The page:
19.10.2010 Ponty Rugby Matchday magazine
Mention to any Pontypridd fan or player over the last 20 years who their unsung hero is, the chances are Mark Spiller’s name will crop up frequently.
An abrasive blind side flanker, who was nicknamed by his peers as “The Clamp” due to his immense upper body and arm strength. Many a Ponty turnover between 1993 and 1998 was as a result of Mark ripping the ball away from the opposition in rucks and mauls.
Mark joined Pontypridd in the summer of 1993, having previously played for Ebbw Vale and Pontypool. He made his competitive debut in September 1993 in a 22 all draw at Neath, and in total, he played 110 games for Pontypridd scoring 14 tries.
What some may not know is that Mark was a very successful product of the Pontypridd Schools system. Educated at Ysgol Gyfun Rhydfelen, he represented Pontypridd Schools in the second row at u-15 level (where I am told he has gone down in history for a 70m try he scored against the Vale of Glamorgan Schools), Mid Glamorgan u-17’s and the Combined Valleys Schools.
Internationally, Mark represented Welsh Schools u-15’s, (where incidentally, he gained one of his caps in a 6-4 win against Scotland at Sardis Road), at u-18 level, where he gained four caps, and also toured Zimbabwe, and at u-21 level (where he played in the same team as Chris Bridges, Adrian Davies and the ex-Ponty hooker Leighton Phillips). Mark also represented East Wales against a touring New Zealand side that included future all All Black stars Robin Brooke, Steve Bachop and Jon Preston.
Mark made his first class debut at 18 for Ebbw Vale against Newbridge in 1986. He spent five years at Eugene Cross Park, then moved down the Gwent Valley to Pontypool. It was during this time that Mark moved into the back row, playing most of his games in the 7 shirt, and under the tutelage of one of the all time greats in the back row at Pontypool Park, Chris Huish. In those two years at Pontypool, a highlight for Mark was a tour of New Zealand, where in a game against Waikato, he came up against the current Welsh coach Warren Gatland.
Mark recalls when he first came to Pontypridd, the pre-season trial games that were set up the coaches, he and Phil ‘Tonka’ Thomas (who had also joined the club that season) were up against Chief, Gavin Owen and Denzil Earland.-hard men and devils in the dark arts of back row play. No quarter was asked or certainly given!
His five years at Pontypridd were arguably the best of his career, where he won the Swalec Cup in 1996 and the League a year later. He also represented Wales at A-team level (where one of the games was against New Zealand and a certain Mr Lomu at Sardis Road), and, on a couple of occasions, was included in the full Welsh squad. Unfortunately, his talents were not fully appreciated at the top level of the game as they were by the Pontypridd faithful.
The squad of the mid 90’s was full of great characters, in his own words “the sense of team spirit on and off the field is something I will always treasure”. This “team spirit off the field” was evident during a trip to Newcastle, where along with Neil Eynon and Jason Lewis, he was attempting to enter a local nightclub. The doormen would not let Neil in- because allegedly he had short sleeves and tattoos on his arm (how times have changed!). The only way Neil could get into the club, was if he swapped shirts with Jason, which being the devoted team mate that he is, did. To see Neil in Jason’s shirt must have been a sight, but it certainly served its purpose!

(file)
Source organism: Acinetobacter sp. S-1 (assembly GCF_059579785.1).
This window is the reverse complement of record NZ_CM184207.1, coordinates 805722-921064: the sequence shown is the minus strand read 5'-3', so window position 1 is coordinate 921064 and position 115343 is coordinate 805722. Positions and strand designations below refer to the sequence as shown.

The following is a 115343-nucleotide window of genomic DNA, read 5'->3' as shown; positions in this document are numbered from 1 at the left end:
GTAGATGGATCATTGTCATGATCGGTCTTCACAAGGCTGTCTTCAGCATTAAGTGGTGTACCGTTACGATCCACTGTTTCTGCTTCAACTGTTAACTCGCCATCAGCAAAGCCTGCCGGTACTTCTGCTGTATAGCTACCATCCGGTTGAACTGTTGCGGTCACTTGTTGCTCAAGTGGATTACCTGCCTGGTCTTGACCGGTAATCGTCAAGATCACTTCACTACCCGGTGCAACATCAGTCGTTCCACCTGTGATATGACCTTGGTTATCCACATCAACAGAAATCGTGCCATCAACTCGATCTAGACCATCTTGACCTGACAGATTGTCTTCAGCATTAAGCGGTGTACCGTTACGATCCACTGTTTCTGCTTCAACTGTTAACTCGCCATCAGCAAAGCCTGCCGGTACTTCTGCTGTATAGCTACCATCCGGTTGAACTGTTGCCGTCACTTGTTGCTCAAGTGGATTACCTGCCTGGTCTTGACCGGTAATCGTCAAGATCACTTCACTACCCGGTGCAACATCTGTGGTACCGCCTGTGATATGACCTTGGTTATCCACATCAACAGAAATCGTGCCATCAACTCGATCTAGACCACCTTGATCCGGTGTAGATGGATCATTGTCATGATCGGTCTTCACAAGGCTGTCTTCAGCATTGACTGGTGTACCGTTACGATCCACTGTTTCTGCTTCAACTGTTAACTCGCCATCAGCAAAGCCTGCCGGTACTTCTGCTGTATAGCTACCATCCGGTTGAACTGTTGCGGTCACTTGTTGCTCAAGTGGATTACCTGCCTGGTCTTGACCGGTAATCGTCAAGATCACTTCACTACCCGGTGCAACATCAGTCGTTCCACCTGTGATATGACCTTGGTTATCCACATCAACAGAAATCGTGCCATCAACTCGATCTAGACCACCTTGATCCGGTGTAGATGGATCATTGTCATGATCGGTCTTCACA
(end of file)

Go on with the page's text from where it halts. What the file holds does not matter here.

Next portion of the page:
Mark’s favourite memories of his five years at Pontypridd were the three games against Brive. He says that the first game had the most intense atmosphere he has ever experienced before, during and after a game, from Phil John’s pre match speech, to the crowd banging on the cages as the teams were running out onto the field. Even in all that noise and mayhem, Mark says that the travelling Pontypridd support could still be heard loud and clear.
Given the build up to the second game, Mark says the match atmosphere was a little unreal, with both sides appearing to stand off from each other. However the third game mirrored the pattern of the first game.
His other abiding memories of his time at the club was the atmosphere in the clubhouse following the cup final win in 1996, and the title clinching game in Bridgend the following season. All that could be seen in the stand and on the terrace at the Brewery Field was black and white, and all that could be heard was the “Ole Ponty” chant. If ever there was a home game played away, that was it.
Mark was also given the nickname “Shoeless” by the Pontypridd players. This, I am told, is not down to fondness of baseball, but on many a time, he would turn up to training in his slippers!
A serious leg injury sustained in cup game against Bonymaen in 1998 curtailed his career at Pontypridd. At the end of that season, he left the club and returned to Ebbw Vale.
Today, Mark lives in Nelson with wife Jacqui and two sons Elliot and Conor. He has also gone back to his previous occupation as a Builder/Roofer, but he is not lost to the game, as he coaches Nelson u-16’s. His sons are also following in their dad’s footsteps, and are making a name for themselves, Elliot as a hooker and Conor in the back row for their respective regional age groups.
You never know, but in a few years time we may see another member of the Spiller family grace Sardis Road in a Pontypridd shirt.
Parents for all their support and the ex-Ebbw Vale coach Phil Gardner
Chris Huish (Pontypool)
Recreation Ground, Bath
Simon Poidevin (Australia)
Away in Ebbw Vale in a 47-7 win in 1997.
Mark Spiller was interviewed by